Facebook Developing Content ID System to Fight Copyright Infringement

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Facebook is developing a content identification system to fight copyright infringement, reports the Financial Times.

According to a source that spoke with Billboard, the system is similar to YouTube’s Content ID, which identifies videos containing copyrighted music. When the system finds a match, YouTube does what the copyright holder asks it to do with the video: mute it, block it, leave it alone, or monetize it with ads.

The report follows an increase in copyright enforcement on Facebook, which has resulted in blocked videos and in some cases disabled accounts. Both pre-recorded and live videos have been affected.

The stepped up enforcement has been a rude awakening for DJs, as Facebook had long been a haven for mixes and turntablism routines. Takedowns and disabled accounts had been relatively rare, compared to YouTube and SoundCloud.

Facebook’s new content ID system will likely result in a further increase in blocked videos and disabled accounts.

“[Facebook sees] the huge amount of traffic music content is responsible for on their platform and [doesn’t] want to be on the wrong end of an artist fight,” a music industry source told Billboard. “They also see that there’s a potential opportunity to position themselves as friendly to content creators as opposed to YouTube, so they are working fast to get this right.”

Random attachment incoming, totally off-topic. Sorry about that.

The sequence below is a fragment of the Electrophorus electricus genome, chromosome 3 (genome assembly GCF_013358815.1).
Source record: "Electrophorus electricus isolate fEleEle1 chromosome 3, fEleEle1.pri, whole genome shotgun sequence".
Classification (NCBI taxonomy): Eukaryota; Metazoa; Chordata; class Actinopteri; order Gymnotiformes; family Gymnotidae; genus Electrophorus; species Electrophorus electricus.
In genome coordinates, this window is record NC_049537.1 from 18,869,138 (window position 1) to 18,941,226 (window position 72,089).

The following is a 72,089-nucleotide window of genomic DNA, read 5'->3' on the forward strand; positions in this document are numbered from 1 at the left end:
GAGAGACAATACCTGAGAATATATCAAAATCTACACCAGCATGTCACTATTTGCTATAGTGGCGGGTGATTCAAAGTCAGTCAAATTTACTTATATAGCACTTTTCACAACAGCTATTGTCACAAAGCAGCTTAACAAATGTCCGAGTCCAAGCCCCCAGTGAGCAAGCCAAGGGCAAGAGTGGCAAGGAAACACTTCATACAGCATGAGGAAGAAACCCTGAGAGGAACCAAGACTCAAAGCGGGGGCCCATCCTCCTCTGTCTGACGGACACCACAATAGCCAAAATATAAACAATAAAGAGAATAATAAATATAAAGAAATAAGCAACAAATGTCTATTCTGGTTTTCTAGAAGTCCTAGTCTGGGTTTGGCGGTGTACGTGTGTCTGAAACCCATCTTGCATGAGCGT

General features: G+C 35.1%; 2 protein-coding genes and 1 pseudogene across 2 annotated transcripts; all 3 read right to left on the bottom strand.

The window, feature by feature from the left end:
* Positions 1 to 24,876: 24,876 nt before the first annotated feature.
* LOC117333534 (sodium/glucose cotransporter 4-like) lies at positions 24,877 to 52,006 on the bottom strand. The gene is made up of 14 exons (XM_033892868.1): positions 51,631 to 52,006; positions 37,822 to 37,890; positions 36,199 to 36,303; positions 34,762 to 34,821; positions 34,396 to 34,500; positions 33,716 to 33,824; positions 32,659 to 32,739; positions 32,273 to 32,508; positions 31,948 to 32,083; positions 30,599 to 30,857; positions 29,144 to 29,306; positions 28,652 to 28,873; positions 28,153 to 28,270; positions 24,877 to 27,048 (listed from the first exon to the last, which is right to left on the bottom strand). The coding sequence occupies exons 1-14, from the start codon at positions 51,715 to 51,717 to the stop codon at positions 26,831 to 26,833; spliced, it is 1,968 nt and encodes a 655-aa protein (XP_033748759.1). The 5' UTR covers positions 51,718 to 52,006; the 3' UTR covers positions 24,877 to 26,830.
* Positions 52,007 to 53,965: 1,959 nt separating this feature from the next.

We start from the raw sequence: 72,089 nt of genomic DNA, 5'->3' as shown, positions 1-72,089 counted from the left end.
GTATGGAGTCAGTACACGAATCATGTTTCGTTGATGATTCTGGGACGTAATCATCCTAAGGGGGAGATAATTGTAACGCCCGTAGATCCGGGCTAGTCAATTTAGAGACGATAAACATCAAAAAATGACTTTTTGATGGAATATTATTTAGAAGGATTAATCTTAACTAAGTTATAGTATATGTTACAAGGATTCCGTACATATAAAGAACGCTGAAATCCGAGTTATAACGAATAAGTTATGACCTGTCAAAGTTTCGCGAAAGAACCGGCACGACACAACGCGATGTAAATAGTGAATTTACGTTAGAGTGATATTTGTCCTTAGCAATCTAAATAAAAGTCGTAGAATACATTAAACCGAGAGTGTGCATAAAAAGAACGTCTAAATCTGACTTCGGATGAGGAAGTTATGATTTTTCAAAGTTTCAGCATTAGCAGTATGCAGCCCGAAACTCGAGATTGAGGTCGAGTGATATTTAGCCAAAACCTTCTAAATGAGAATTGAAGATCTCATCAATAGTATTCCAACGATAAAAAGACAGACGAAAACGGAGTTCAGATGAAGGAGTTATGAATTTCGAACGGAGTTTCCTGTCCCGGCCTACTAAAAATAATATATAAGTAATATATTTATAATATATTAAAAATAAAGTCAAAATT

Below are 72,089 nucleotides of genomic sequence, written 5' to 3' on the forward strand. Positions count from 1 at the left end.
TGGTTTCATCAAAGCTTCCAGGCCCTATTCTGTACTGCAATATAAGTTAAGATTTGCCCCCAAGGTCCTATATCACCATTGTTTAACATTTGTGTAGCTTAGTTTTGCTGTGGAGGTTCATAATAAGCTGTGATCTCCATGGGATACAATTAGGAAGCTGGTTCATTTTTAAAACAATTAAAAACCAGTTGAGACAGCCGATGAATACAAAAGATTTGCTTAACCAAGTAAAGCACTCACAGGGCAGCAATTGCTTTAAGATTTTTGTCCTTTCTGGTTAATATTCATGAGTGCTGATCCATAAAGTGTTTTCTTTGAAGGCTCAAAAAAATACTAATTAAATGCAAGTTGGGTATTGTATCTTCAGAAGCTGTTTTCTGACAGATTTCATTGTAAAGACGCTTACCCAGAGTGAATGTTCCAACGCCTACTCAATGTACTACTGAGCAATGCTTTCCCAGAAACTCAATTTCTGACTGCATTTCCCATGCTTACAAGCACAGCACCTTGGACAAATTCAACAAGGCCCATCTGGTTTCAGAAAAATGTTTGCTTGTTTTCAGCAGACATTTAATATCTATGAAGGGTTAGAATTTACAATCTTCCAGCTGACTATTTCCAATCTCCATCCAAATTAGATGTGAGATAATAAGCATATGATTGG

Billboard also reports that Facebook is currently in talks with major labels to license content, though the Financial Times cited a source saying a deal would not be done before the spring.

“The reality for Facebook and YouTube is that more and more they are transitioning from tech platforms to media companies,” the source told Billboard. “And the more they look like media companies, the more they are going to have to act like them and respect creators and pay for content.”

Related: DJ Mixes Are Now Legal on SoundCloud, Says Founder

  • Tim Timski James-Parker

    I’ve already had live mixes taken down, basically DJ’ing is now illegal.

    • Monsieur B

      According to you, DJ’ing is putting others music online for your profit against their consent ?

      Not my definition lol

      • Tim Timski James-Parker

        my profit? when I buy the track and don’t charge to play?

  • Richard ‘Richie T’ Talmage

    Another reason to use original vinyl when DJing. I have successfully challenged all takedowns due to using original vinyl giving you acquired rights. This is because vinyl comes under mechanical copyright which takes presidence over any digital copyright.

    • Francisco Javier Reyes Oyarzo

      noup is not true

    • https://www.mixcloud.com/reticuli/ Reticuli

      Surprising you’ve gotten away with that. The owner of a piece of phonographic vinyl does not have any mechanical copyright, which is something the original author holds, licenses are granted pertaining to this for the purpose of mechanical reproductions (more pressings), and is also used to collect royalties from said physical recordings’ public playback — one of the reasons venues in the USA have to pay performing rights organizations lump annual fees to have jukeboxes, music videos, karaoke, and/or DJs.